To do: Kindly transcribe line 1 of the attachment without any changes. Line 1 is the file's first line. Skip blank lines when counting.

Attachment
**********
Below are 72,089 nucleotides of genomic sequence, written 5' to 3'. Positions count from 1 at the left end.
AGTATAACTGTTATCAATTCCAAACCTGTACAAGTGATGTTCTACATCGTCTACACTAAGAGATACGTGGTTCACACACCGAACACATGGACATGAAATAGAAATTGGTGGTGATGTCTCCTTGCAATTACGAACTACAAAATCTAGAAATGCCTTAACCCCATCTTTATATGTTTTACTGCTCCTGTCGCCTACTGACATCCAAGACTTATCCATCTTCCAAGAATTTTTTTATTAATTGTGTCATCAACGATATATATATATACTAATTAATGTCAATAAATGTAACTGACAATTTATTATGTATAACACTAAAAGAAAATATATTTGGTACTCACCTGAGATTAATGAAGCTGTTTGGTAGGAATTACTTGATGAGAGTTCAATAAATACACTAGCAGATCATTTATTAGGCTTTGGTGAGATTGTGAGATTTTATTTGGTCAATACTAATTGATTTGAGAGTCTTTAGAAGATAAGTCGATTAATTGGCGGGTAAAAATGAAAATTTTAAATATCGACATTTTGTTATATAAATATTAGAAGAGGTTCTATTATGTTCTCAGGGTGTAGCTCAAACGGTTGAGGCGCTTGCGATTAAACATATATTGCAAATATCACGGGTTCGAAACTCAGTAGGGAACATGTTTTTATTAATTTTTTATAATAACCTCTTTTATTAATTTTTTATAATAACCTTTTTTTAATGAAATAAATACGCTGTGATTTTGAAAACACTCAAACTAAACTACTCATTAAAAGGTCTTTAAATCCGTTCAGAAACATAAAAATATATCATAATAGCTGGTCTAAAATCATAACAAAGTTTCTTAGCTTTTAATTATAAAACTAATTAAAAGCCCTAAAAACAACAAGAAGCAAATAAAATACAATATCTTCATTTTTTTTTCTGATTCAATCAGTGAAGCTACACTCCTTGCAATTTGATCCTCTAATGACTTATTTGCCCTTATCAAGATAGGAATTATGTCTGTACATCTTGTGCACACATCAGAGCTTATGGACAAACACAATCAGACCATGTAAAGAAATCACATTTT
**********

Below are 72,089 nucleotides of genomic sequence, written 5' to 3'. Positions count from 1 at the left end.